By MARTY LEVINE
Whether a part-time faculty member is hired as “regular” or “temporary” usually means the difference between getting benefits (for “regular” employees) or not.
The designations vary so much across departments, schools and campuses that the University Senate’s Faculty Affairs committee may urge the University to devise uniform rules or may propose new rules itself.
Whether part-time faculty are classified as either temporary or regular, “is determined by the department. It has nothing to do with salary. It has nothing to do with how many courses you teach,” said Linda Tashbook, adjunct professor of law and law librarian at Pitt's School of Law, who told Faculty affairs that the committee she chairs, Benefits and Welfare, would probably endorse a new policy.
“There is no definition threshold for what constitutes a temporary part-time faculty member or a regular part-time faculty member,” she said. “What is needed is for somebody to define and establish thresholds for what constitutes (both designations). It needs to be done for consistency.
“It could be a recruiting issue,” she added. “There may be some schools or departments that can’t lure people in without saying, ‘We’ll give you benefits.’ ”
Debating the issue at its January meeting, Faculty Affairs committee members noted that the number of courses taught per semester and per year varies widely among part-time faculty, as do the number of semesters they may teach per year, and the number of years they may have served as part-timers.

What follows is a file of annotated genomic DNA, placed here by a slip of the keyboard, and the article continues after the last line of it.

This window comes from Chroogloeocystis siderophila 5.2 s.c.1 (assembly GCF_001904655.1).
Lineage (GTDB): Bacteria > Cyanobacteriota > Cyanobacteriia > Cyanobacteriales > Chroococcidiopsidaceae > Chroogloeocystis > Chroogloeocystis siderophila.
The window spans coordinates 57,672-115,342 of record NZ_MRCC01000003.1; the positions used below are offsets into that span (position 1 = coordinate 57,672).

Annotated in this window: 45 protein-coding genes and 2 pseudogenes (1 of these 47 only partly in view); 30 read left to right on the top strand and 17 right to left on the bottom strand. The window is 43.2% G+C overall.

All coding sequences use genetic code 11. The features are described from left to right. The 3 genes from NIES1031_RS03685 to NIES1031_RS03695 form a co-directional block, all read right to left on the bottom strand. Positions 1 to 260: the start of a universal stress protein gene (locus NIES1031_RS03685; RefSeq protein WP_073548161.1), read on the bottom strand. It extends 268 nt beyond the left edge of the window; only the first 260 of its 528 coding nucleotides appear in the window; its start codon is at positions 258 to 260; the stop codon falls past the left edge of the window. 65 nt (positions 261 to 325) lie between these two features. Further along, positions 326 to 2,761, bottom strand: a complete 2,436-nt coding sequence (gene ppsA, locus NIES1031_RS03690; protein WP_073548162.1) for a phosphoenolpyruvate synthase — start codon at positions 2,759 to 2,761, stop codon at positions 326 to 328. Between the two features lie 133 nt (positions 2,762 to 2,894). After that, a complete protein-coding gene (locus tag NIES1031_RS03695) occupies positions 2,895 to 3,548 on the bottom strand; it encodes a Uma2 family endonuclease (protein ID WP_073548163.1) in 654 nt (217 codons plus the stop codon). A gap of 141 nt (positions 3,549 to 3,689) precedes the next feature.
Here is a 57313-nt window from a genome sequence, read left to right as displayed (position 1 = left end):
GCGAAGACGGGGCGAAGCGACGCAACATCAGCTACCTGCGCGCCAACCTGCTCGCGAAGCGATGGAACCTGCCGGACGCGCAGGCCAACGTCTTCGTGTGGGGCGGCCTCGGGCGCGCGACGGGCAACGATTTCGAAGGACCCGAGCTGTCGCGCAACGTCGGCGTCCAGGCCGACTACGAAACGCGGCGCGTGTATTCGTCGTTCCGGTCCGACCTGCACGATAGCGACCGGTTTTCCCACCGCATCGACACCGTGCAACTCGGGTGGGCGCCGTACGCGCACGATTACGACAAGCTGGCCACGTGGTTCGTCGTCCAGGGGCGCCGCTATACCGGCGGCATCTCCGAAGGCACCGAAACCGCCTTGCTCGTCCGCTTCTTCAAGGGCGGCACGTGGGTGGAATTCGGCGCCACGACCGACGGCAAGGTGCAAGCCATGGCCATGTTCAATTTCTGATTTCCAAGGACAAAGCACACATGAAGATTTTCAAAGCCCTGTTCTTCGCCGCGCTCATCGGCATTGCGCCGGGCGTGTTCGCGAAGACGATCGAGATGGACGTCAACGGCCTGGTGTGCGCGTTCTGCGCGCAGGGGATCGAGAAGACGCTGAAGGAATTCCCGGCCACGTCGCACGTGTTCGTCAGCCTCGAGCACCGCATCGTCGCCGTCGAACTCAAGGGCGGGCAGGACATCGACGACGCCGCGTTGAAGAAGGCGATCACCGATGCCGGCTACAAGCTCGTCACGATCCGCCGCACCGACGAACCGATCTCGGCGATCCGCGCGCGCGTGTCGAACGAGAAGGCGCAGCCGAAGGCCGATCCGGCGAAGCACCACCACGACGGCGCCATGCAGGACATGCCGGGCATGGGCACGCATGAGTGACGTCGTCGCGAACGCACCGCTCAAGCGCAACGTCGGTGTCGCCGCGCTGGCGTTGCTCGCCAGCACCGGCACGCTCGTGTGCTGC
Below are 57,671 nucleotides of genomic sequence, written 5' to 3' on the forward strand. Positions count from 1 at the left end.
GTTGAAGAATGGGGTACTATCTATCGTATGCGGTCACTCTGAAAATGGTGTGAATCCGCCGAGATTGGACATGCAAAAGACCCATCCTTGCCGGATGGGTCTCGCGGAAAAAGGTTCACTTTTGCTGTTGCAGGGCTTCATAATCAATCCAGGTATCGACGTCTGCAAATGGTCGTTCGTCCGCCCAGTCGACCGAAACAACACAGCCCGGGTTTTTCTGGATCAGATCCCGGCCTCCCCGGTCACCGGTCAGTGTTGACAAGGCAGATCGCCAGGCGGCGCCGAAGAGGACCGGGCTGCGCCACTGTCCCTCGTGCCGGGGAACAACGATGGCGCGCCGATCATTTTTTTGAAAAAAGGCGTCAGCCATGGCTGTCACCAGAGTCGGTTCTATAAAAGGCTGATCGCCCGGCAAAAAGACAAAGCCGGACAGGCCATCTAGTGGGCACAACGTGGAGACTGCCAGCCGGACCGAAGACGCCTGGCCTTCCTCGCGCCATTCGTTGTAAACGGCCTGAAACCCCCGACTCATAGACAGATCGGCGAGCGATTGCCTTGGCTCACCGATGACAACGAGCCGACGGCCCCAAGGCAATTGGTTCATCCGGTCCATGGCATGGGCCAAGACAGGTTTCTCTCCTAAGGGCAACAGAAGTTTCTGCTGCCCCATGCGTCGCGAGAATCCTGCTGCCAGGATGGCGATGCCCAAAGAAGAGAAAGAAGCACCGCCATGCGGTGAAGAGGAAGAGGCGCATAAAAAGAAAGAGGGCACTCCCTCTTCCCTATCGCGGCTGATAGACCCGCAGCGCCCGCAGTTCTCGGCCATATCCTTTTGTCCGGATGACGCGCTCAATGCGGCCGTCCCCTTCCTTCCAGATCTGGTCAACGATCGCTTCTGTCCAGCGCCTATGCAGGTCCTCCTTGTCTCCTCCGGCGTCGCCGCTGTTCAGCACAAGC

Some part-time faculty have spent a decade or longer teaching a single course during one semester per year and are apparently not dependent on Pitt for their sole income. Others are teaching full-time class loads, perhaps stepping in for a faculty member on leave, or teaching many part-time courses with the aim of being hired eventually as a full-timer. Such variation calls for codifying both regular practices and exceptions, the committee concluded.
809 regular part-time faculty, compared to 4,447 regular full-time faculty at Pitt
Across all Pitt campuses, there are 809 regular part-time faculty, compared to 4,447 regular full-time faculty, according to the 2019 Fact Book. On the Pittsburgh campus, there are 748 regular part-time faculty and an additional 61 on the regional campuses. The Fact Book does not include tallies for temporary part-time faculty.
The Dietrich School of Arts and Sciences is tops in hiring part-time faculty, with 309, followed by the School of Dental Medicine (108), School of Medicine (84), School of Social Work (61) and School of Computing and Information (49). At the bottom of the list are the School of Nursing (4), Graduate School of Public and International Affairs (4), School of Education (5) and School of Law (9).
Inquiries at all Pittsburgh campus schools found policies and practices varied widely.
The Dietrich School, for instance, hires all part-time faculty as “regular” but makes exceptions in four categories, according to Adam Leibovich, associate dean for faculty recruitment and research development — those appointed in the fall or spring terms for less than four months; those teaching in a summer session at the Pymatuning Laboratory of Ecology; emeritus faculty returning as part-timers; and those teaching through the Osher Lifelong Learning Institute.
At the School of Medicine, reported Vice Dean Ann E. Thompson, part-time faculty are usually “regular” hires. However, faculty who have retired but come back “for limited amounts of time and percentage effort” across a semester or year are designated part-time temporary, she said.